Well, we’re now all covered in saw dust and paint, but the shell is up and ready for hardware!
The steps we’ve taken since Episode III are very straightforward, though we also ended up changing the front of the MCP Base just slightly. Other updates included the following (each of which will be covered in more detail below):
- Attach the cup holder panel
- Add casters for ease-of-movement
- Add wood filler to cracks and joints
- Lots of sanding and priming
Changes in Design
We made a single slight change in design in this phase. Once again, it was to accommodate the X-Arcade TankStick control panel. I didn’t care for the look of the front of the TankStick resting on the MCP Base. So, we cut the points off of the arms of the Side Panels and added a small panel up front to box-in the TankStick. We had to secure this front panel to the Side Panel arms with screws directly into the cut edges of the MDF which is not ideal. We added liquid nail to the rear of the joint for stability, but there is still noticeable wiggling when pressure is applied (and you definitely don’t want to drag the shell by this panel, obviously). We made the decision to soften the bottom edge by rounding off the hard corner during the initial sanding of the machine. You can see the joint and the start of the rounding in the figure below.
Cup Holder Panel
This panel is the final bit of MDF we added to the shell. Anyone unfamiliar with RSM may not know we have a full bar on site, and so anyone playing on the arcade is likely going to need a place to hold their beer. The Cup Holder Panel has also enabled us to kill two birds with a single stone (or, in this case, piece of wood):
- Backboard for the control panel to restrict movement
- Resting point for the bezel glass (to be installed in Episode V)
The construction of the Cup Holder Panel was very simple. It is a rectangle cut with two circles into which we plan to insert marine-style, metal cup holders. The measurements for the panel are shown in Figure 01 above. The panel itself rests on two slivers of 2X4 drilled into the Side Panels. Fortunately for us, everything came together square with minimal adjustment.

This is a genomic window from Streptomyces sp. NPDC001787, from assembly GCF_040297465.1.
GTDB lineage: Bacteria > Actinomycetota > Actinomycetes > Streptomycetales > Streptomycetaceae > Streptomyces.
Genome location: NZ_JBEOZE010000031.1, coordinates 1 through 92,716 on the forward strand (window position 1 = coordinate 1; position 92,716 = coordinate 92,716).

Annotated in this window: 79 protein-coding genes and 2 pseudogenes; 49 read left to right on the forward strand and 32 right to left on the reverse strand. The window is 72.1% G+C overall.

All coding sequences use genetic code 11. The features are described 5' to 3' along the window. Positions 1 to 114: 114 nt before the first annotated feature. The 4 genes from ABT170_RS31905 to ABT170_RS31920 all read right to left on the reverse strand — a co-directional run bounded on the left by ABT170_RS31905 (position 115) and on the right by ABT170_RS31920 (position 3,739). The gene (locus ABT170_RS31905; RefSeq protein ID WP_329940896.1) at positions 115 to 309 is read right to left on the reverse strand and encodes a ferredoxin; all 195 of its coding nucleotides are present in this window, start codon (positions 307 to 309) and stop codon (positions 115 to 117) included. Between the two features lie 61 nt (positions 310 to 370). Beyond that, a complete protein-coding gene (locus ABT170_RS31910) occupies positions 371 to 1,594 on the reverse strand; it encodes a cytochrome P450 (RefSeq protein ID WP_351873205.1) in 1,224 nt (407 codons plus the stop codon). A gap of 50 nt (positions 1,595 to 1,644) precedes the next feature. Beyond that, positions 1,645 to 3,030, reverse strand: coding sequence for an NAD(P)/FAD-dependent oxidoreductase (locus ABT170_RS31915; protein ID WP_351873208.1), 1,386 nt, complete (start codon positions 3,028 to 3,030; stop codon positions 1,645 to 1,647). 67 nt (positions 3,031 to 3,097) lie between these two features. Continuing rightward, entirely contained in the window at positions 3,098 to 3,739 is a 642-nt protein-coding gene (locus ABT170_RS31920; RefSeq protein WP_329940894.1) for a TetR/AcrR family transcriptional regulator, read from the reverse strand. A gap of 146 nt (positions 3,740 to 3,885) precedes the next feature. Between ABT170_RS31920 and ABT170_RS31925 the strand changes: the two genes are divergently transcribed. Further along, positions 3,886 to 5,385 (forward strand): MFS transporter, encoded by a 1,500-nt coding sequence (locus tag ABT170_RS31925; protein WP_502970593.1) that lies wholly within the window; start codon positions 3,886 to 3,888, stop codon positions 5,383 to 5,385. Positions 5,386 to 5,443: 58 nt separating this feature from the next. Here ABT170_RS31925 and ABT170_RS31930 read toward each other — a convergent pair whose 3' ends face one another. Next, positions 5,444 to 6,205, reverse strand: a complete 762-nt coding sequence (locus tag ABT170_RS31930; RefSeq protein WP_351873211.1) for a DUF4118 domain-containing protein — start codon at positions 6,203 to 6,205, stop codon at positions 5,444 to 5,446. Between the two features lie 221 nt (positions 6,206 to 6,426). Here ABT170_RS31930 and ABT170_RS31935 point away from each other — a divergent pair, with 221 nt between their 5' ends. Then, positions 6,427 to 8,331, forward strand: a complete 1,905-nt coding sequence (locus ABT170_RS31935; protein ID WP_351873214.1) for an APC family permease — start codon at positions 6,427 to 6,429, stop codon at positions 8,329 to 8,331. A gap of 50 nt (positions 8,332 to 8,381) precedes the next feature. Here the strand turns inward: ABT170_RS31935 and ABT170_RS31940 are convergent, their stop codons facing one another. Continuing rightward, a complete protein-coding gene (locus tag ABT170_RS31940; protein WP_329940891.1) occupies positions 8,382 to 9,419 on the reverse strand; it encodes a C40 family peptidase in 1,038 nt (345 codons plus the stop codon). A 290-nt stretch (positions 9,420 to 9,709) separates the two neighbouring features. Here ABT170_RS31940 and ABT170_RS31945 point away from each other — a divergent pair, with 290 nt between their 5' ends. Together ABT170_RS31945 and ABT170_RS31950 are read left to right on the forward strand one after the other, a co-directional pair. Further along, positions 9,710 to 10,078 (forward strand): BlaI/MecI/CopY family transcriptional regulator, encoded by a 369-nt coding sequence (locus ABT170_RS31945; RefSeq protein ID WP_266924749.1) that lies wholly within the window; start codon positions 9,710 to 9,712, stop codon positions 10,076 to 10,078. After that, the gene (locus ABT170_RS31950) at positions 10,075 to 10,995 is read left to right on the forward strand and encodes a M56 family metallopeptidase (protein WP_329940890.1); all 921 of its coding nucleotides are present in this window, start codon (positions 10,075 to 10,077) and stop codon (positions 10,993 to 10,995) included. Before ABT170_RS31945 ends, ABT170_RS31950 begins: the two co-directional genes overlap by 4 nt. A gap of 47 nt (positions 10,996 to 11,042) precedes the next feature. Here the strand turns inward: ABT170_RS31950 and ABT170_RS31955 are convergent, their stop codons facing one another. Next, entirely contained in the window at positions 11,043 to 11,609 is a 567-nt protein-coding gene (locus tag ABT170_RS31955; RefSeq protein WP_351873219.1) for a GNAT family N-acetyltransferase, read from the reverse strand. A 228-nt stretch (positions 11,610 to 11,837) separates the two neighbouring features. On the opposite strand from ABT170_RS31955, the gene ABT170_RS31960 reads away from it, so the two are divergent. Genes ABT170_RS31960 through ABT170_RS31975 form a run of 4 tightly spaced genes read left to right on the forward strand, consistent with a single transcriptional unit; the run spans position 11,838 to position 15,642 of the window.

In order to make sure we could move the shell around as we started to make more of a mess, we decided to add casters to the bottom. Two straight and two swivel casters were mounted to the bottom of the machine. In hindsight, it may have been smarter to go with beefier options, but we didn’t want to raise it too much which would have made it more difficult for shorter folks to play. They’ve worked out well enough so far. We put the swivel casters on the front side of the shell to make it easier to maneuver the machine by gripping the arms under the Control Panel, but it shouldn’t make that much of a difference.
More Wood Filler
Once the final two panels were put into place, each and every joint and connection in the shell was slathered with wood filler. We wanted to limit the rough edges and hide our (many) imperfections as much as possible.
We used a big tub of Elmer’s brand filler and had no particular issues. The same techniques as described in Episode III for covering the screw heads and filling gaps were used. Heap on a bunch, press it into place with a caulk knife, and then scrape off the excess. Don’t be too concerned with an overabundance; the sanding process will even everything out. It may have been overkill, but we waited a full twenty-four hours for the filler to dry before moving onto sanding.
If up to this point, you’ve been building inside, you’re going to want to move outside. Things are going to get very dusty, very quickly.
In order to prep the wood for priming and smooth out the crusty chunks of excess wood filler, we spent a full day sanding down every inch of the shell by hand. I did not pick a particular grain for this step, but don’t go too rough or you may gouge the wood. A power sander was unnecessary, but it would have saved us time on the two outer panels. As the vinyl artwork will more easily adhere to a painted surface than to the raw MDF, we opted to sand (and then prime) as much of the shell as we could manage, inside and out.
Priming and More Sanding
After the initial sanding, we used Kilz Oil-Based Primer and a set of brushes and rollers to coat the MDF shell inside and out.
Note: It is of the utmost importance that, when using MDF board, you do not use water-based primer or paint. You will ruin the board.
Once you have a solid coat, allow it to dry sufficiently, sand the entire shell down again, and then add another coat. Repeat this process until the shell is entirely white and relatively free of noticeable brush marks. You will notice that the MDF will suck up a lot of paint. It took us four coats to get the shell to a satisfactory look.
Next Time – The Finishing Touches
In our final post of this series, we’ll have a finished product complete with custom artwork for the sides, marquee, and bezel. We’ll also cover the installation of all the remaining electronic components including specs for the PC, monitor, and speakers we’ve decided to use.